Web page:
Eight IT Predictions for 2011 and Beyond

Organizations will need to show a link between IT investments and business results.

February 14, 2011

Continued cost pressures, limited growth opportunities, and low risk tolerance mean the information technology (IT) function will face increased levels of scrutiny by internal and external stakeholders. This will require IT spending to become more tightly coupled with business results.

So says “Top Predictions for IT Organizations and Users 2011 and Beyond: IT’s Growing Transparency” from Gartner, an IT research and advisory company based in Stamford, Conn.

“Gartner’s top predictions showcase the trends and disruptive events that will reshape the nature of business for the next year and beyond,” says Brian Gammage, vice president and Gartner fellow. “Selected from across our research areas as the most compelling and critical predictions, the developments and topics they address this year focus on changes in the roles that technologies and IT organizations play in the lives of workers, the performance of businesses, and the wider world.”

Top predictions for 2011 include:

1. By 2015, 10% of your online ‘friends’ will be nonhuman

Social media strategy involves several steps: establishing a presence, listening to the conversation, articulating a message, and, ultimately, interacting in a two-way, fully engaged manner.

Thus far, many organizations have established a presence, and are mostly projecting messages through Twitter feeds and Facebook updates that are often only an incremental step up from RSS feeds.

By 2015, efforts to systematize and automate social engagement will result in the rise of social bots—automated software agents that can handle, to varying degrees, interaction with communities of users in a manner personalized to each individual.

2. By 2015, a G20 nation’s critical infrastructure will be disrupted and damaged by online sabotage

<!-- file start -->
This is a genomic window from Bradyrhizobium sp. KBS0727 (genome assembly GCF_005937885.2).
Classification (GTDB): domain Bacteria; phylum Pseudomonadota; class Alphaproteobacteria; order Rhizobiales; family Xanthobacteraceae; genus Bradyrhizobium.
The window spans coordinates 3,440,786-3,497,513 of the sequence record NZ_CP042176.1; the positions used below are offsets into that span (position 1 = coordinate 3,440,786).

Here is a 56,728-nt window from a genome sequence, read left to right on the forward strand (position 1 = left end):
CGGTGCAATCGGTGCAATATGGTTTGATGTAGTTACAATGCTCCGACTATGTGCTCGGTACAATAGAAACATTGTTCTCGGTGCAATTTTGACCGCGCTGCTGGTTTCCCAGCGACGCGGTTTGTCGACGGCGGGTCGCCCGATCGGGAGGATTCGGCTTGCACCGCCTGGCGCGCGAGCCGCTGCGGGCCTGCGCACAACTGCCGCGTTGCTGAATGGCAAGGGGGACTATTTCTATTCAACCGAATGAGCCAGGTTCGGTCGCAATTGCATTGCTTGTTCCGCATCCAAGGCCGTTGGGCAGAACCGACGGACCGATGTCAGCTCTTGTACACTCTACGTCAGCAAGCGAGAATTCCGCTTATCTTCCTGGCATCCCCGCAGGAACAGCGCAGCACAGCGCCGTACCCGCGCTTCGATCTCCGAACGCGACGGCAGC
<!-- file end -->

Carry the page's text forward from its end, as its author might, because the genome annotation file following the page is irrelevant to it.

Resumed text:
Online attacks can be multimodal, in the sense of targeting multiple systems for maximum impact, such as the financial system, physical plant, or mobile communications.

Such a multimodal attack can have lasting effects beyond a temporary disruption, in the same manner that the Sept. 11 attacks on the U.S. had repercussions that have lasted for nearly a decade.

Next: IT results affect CIO compensation

3. By 2015, new revenue generated each year by IT will affect CIO compensation

Four initiatives—context-aware computing, IT’s direct involvement in enterprise innovation development efforts, pattern-based strategies, and harnessing the power of social networks—can potentially directly increase enterprise revenue.

Executive and board-level expectations for realizing revenue from those and other IT initiatives will become so common that, in 2015, the amount of new revenue generated from IT initiatives will become the primary factor determining the incentive portion of new Global 2000 chief information officers’ annual compensation.

4. By 2015, information-smart businesses will increase recognized IT spending per head by 60%

IT-enabled enterprises that successfully navigated the recent recession and return to growth will benefit from many internal and external dynamics.